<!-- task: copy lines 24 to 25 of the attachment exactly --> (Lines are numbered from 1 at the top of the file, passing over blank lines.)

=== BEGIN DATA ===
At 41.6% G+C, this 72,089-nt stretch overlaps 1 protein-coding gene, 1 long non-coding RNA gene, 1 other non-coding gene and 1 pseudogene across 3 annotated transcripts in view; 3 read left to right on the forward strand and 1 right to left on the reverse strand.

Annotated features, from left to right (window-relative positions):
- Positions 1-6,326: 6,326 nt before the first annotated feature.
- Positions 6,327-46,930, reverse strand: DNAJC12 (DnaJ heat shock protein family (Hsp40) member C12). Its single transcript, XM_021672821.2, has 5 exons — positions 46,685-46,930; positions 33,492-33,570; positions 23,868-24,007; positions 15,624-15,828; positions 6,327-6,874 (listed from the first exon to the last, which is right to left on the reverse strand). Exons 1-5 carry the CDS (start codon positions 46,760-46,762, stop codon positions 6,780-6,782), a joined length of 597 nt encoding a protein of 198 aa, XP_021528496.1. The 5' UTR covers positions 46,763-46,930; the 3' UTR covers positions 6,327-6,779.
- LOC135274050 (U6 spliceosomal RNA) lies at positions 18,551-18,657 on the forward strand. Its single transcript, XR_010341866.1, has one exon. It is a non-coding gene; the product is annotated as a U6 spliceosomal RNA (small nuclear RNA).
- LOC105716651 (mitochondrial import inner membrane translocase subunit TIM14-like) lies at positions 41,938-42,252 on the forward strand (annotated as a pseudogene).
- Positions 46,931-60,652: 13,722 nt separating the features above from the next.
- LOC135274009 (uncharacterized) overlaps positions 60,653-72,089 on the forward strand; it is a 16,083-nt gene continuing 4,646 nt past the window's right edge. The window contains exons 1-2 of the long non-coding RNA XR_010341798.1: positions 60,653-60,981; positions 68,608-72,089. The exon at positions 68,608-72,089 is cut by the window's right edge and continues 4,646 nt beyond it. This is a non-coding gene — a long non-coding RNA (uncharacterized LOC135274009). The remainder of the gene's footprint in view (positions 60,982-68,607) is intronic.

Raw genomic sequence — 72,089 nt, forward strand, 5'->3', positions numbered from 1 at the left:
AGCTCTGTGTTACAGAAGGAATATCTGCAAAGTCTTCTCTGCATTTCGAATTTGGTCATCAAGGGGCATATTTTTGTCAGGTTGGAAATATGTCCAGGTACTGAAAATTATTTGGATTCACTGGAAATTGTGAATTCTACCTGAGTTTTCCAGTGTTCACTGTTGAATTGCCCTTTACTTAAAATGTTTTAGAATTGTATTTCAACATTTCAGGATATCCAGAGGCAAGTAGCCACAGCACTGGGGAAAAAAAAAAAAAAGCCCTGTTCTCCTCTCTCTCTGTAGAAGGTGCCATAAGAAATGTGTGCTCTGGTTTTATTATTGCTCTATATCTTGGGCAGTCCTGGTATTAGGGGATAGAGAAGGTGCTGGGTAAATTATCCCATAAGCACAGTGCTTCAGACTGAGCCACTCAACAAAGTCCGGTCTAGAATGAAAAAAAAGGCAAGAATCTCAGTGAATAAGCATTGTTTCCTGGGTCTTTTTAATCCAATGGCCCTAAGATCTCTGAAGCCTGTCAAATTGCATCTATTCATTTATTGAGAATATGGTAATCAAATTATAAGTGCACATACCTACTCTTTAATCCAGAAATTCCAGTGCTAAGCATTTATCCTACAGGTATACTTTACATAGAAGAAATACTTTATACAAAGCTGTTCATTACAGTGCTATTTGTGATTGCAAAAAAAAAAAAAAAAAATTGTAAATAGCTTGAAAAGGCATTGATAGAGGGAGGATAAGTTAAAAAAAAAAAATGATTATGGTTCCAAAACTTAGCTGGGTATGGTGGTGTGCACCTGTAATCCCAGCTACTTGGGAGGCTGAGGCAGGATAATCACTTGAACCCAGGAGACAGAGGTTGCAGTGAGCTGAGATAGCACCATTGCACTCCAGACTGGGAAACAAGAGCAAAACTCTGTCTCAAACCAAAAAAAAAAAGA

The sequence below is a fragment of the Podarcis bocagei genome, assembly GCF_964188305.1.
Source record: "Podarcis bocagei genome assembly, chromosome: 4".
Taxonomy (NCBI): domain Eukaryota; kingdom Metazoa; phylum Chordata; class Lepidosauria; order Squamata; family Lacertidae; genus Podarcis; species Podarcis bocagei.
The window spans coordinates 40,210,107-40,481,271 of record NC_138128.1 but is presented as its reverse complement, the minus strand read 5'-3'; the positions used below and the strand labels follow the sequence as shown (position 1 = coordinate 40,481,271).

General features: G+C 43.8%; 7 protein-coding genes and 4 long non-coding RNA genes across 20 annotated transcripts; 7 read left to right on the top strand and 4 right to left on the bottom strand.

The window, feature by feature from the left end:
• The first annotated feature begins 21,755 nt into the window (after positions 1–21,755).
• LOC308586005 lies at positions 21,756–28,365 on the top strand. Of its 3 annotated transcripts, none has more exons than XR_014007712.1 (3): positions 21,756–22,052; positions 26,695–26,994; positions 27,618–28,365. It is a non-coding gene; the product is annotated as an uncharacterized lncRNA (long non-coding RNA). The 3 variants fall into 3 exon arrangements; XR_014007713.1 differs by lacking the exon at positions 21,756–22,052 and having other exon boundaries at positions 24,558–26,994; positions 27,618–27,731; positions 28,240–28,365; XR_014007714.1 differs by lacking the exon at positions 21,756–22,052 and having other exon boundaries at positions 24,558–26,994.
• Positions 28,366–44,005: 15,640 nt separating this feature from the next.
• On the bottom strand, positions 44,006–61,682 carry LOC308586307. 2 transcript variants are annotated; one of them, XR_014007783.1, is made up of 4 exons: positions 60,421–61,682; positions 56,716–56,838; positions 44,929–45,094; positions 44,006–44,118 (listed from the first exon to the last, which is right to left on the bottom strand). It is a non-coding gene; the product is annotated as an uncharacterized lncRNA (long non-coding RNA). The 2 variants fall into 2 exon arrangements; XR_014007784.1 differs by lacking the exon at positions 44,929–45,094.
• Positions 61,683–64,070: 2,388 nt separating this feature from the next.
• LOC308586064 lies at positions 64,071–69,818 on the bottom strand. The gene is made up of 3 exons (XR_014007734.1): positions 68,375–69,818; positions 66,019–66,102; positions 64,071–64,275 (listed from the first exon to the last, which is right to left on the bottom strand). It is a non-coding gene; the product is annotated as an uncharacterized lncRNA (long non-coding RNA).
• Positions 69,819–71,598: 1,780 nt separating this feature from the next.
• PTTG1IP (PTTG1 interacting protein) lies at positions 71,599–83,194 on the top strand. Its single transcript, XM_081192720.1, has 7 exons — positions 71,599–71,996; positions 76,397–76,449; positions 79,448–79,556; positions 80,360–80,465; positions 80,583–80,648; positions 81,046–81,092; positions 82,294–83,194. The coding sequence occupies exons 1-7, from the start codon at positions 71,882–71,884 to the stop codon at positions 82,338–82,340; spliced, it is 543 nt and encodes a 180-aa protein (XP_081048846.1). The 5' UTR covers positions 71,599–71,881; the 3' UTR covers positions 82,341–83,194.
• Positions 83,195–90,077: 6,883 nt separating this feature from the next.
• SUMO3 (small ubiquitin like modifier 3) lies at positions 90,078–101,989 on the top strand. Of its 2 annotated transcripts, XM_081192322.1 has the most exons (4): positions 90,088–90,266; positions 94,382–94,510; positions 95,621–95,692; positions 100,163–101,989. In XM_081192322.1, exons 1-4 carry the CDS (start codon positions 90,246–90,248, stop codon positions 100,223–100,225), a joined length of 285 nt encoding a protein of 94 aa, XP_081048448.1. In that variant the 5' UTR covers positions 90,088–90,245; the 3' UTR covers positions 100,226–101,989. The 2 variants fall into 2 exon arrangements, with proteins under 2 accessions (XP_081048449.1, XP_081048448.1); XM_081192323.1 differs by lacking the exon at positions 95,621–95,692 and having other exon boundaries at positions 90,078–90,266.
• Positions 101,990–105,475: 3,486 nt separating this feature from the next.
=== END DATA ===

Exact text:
• PTTG1IP (PTTG1 interacting protein) lies at positions 71,599–83,194 on the top strand. Its single transcript, XM_081192720.1, has 7 exons — positions 71,599–71,996; positions 76,397–76,449; positions 79,448–79,556; positions 80,360–80,465; positions 80,583–80,648; positions 81,046–81,092; positions 82,294–83,194. The coding sequence occupies exons 1-7, from the start codon at positions 71,882–71,884 to the stop codon at positions 82,338–82,340; spliced, it is 543 nt and encodes a 180-aa protein (XP_081048846.1). The 5' UTR covers positions 71,599–71,881; the 3' UTR covers positions 82,341–83,194.
• Positions 83,195–90,077: 6,883 nt separating this feature from the next.